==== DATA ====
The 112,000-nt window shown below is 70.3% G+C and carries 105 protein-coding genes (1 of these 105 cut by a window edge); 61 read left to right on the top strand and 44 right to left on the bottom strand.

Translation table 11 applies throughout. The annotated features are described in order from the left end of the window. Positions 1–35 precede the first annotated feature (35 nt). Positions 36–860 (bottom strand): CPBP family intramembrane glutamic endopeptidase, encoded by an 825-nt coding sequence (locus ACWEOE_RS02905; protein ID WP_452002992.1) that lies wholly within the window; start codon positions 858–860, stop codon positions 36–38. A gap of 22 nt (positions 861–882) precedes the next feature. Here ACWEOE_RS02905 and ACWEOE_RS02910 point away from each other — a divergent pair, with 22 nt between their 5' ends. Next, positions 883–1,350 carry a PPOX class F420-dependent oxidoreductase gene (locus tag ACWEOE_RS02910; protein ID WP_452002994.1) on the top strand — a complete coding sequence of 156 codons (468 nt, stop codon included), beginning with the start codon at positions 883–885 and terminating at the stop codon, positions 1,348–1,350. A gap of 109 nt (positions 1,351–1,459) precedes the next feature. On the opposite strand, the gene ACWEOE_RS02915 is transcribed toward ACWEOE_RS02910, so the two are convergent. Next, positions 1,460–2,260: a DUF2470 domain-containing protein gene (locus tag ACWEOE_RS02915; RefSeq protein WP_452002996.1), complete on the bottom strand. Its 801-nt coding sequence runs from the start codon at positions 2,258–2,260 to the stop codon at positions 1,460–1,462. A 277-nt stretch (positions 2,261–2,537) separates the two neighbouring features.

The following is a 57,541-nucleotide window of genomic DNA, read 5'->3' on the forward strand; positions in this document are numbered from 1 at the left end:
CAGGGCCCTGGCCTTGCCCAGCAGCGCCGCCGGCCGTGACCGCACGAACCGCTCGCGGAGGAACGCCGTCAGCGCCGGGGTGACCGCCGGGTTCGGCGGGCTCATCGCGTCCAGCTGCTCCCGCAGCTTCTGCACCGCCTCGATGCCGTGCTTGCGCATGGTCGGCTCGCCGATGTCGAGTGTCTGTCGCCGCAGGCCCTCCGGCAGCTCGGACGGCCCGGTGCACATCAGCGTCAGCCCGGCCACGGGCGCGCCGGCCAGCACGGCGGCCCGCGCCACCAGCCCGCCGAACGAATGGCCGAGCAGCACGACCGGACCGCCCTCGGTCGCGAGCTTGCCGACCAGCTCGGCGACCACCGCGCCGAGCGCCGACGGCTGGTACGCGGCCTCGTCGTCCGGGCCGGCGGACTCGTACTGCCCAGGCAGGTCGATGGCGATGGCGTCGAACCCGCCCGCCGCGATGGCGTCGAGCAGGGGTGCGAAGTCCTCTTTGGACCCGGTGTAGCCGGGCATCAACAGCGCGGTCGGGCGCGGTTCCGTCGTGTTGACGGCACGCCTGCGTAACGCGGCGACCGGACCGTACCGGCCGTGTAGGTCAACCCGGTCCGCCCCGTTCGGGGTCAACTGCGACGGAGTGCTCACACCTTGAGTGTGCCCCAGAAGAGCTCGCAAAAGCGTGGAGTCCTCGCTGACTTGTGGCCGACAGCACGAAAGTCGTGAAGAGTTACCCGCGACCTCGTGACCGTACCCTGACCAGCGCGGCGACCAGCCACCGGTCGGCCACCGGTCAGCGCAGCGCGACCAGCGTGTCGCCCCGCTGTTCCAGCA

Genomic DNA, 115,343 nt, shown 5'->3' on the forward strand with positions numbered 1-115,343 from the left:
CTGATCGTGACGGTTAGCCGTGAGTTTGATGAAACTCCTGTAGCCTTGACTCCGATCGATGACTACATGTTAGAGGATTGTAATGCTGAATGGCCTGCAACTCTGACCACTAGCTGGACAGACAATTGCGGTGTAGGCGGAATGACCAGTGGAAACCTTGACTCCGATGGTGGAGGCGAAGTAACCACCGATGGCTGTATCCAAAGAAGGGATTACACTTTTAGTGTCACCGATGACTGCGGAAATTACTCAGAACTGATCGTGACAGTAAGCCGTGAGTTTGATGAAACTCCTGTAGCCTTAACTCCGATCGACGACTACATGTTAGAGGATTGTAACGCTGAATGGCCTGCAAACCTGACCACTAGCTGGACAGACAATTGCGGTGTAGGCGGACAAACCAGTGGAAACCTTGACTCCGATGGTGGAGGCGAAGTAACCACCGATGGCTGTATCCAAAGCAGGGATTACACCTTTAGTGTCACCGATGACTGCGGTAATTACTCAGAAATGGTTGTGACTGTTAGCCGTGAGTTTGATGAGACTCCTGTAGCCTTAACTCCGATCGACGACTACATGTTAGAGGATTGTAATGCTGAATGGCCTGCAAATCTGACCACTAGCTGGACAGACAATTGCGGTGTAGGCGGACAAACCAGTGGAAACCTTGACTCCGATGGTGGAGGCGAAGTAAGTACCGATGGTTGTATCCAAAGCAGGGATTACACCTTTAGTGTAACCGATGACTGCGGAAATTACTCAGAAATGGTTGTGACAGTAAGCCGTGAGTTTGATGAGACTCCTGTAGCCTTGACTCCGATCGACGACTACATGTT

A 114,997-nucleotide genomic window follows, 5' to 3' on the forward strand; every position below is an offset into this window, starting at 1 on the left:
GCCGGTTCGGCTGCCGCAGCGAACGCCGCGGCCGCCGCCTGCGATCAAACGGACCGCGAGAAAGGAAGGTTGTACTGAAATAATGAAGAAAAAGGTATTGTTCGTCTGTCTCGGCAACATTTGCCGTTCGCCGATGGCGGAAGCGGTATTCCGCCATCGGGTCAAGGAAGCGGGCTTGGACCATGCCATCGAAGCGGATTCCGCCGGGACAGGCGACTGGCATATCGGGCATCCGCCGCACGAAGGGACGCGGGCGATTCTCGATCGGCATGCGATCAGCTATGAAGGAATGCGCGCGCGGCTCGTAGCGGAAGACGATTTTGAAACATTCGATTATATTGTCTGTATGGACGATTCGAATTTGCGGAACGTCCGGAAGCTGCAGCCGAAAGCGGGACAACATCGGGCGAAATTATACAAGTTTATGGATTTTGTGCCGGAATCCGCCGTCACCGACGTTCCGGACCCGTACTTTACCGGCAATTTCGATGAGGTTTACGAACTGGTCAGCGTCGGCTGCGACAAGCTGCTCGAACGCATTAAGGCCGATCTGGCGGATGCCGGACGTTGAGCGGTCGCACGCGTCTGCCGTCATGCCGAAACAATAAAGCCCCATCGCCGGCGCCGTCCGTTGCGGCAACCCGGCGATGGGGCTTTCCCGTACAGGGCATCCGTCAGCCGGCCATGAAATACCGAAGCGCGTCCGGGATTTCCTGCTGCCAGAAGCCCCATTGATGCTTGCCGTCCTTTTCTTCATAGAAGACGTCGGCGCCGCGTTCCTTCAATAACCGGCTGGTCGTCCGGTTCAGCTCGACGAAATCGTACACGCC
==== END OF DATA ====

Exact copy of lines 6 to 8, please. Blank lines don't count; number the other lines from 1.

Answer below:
CTGATCGTGACGGTTAGCCGTGAGTTTGATGAAACTCCTGTAGCCTTGACTCCGATCGATGACTACATGTTAGAGGATTGTAATGCTGAATGGCCTGCAACTCTGACCACTAGCTGGACAGACAATTGCGGTGTAGGCGGAATGACCAGTGGAAACCTTGACTCCGATGGTGGAGGCGAAGTAACCACCGATGGCTGTATCCAAAGAAGGGATTACACTTTTAGTGTCACCGATGACTGCGGAAATTACTCAGAACTGATCGTGACAGTAAGCCGTGAGTTTGATGAAACTCCTGTAGCCTTAACTCCGATCGACGACTACATGTTAGAGGATTGTAACGCTGAATGGCCTGCAAACCTGACCACTAGCTGGACAGACAATTGCGGTGTAGGCGGACAAACCAGTGGAAACCTTGACTCCGATGGTGGAGGCGAAGTAACCACCGATGGCTGTATCCAAAGCAGGGATTACACCTTTAGTGTCACCGATGACTGCGGTAATTACTCAGAAATGGTTGTGACTGTTAGCCGTGAGTTTGATGAGACTCCTGTAGCCTTAACTCCGATCGACGACTACATGTTAGAGGATTGTAATGCTGAATGGCCTGCAAATCTGACCACTAGCTGGACAGACAATTGCGGTGTAGGCGGACAAACCAGTGGAAACCTTGACTCCGATGGTGGAGGCGAAGTAAGTACCGATGGTTGTATCCAAAGCAGGGATTACACCTTTAGTGTAACCGATGACTGCGGAAATTACTCAGAAATGGTTGTGACAGTAAGCCGTGAGTTTGATGAGACTCCTGTAGCCTTGACTCCGATCGACGACTACATGTT

A 114,997-nucleotide genomic window follows, 5' to 3' on the forward strand; every position below is an offset into this window, starting at 1 on the left:
GCCGGTTCGGCTGCCGCAGCGAACGCCGCGGCCGCCGCCTGCGATCAAACGGACCGCGAGAAAGGAAGGTTGTACTGAAATAATGAAGAAAAAGGTATTGTTCGTCTGTCTCGGCAACATTTGCCGTTCGCCGATGGCGGAAGCGGTATTCCGCCATCGGGTCAAGGAAGCGGGCTTGGACCATGCCATCGAAGCGGATTCCGCCGGGACAGGCGACTGGCATATCGGGCATCCGCCGCACGAAGGGACGCGGGCGATTCTCGATCGGCATGCGATCAGCTATGAAGGAATGCGCGCGCGGCTCGTAGCGGAAGACGATTTTGAAACATTCGATTATATTGTCTGTATGGACGATTCGAATTTGCGGAACGTCCGGAAGCTGCAGCCGAAAGCGGGACAACATCGGGCGAAATTATACAAGTTTATGGATTTTGTGCCGGAATCCGCCGTCACCGACGTTCCGGACCCGTACTTTACCGGCAATTTCGATGAGGTTTACGAACTGGTCAGCGTCGGCTGCGACAAGCTGCTCGAACGCATTAAGGCCGATCTGGCGGATGCCGGACGTTGAGCGGTCGCACGCGTCTGCCGTCATGCCGAAACAATAAAGCCCCATCGCCGGCGCCGTCCGTTGCGGCAACCCGGCGATGGGGCTTTCCCGTACAGGGCATCCGTCAGCCGGCCATGAAATACCGAAGCGCGTCCGGGATTTCCTGCTGCCAGAAGCCCCATTGATGCTTGCCGTCCTTTTCTTCATAGAAGACGTCGGCGCCGCGTTCCTTCAATAACCGGCTGGTCGTCCGGTTCAGCTCGACGAAATCGTACACGCC